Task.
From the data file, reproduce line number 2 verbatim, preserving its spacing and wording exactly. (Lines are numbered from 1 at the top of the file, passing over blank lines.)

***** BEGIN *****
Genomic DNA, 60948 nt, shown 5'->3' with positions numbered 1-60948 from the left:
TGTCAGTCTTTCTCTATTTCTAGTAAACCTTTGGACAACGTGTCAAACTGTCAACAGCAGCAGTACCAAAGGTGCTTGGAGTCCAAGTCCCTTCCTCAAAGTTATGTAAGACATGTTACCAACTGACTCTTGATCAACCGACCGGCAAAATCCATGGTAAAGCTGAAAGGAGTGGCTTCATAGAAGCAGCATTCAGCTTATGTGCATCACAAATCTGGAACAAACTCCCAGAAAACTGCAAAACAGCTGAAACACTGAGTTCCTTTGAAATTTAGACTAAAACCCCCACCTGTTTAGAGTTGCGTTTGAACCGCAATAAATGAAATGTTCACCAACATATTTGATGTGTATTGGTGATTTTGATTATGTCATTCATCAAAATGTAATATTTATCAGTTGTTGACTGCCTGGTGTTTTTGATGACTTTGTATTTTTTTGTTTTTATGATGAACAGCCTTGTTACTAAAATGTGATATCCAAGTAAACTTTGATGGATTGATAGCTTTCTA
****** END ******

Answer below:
TGTCAGTCTTTCTCTATTTCTAGTAAACCTTTGGACAACGTGTCAAACTGTCAACAGCAGCAGTACCAAAGGTGCTTGGAGTCCAAGTCCCTTCCTCAAAGTTATGTAAGACATGTTACCAACTGACTCTTGATCAACCGACCGGCAAAATCCATGGTAAAGCTGAAAGGAGTGGCTTCATAGAAGCAGCATTCAGCTTATGTGCATCACAAATCTGGAACAAACTCCCAGAAAACTGCAAAACAGCTGAAACACTGAGTTCCTTTGAAATTTAGACTAAAACCCCCACCTGTTTAGAGTTGCGTTTGAACCGCAATAAATGAAATGTTCACCAACATATTTGATGTGTATTGGTGATTTTGATTATGTCATTCATCAAAATGTAATATTTATCAGTTGTTGACTGCCTGGTGTTTTTGATGACTTTGTATTTTTTTGTTTTTATGATGAACAGCCTTGTTACTAAAATGTGATATCCAAGTAAACTTTGATGGATTGATAGCTTTCTA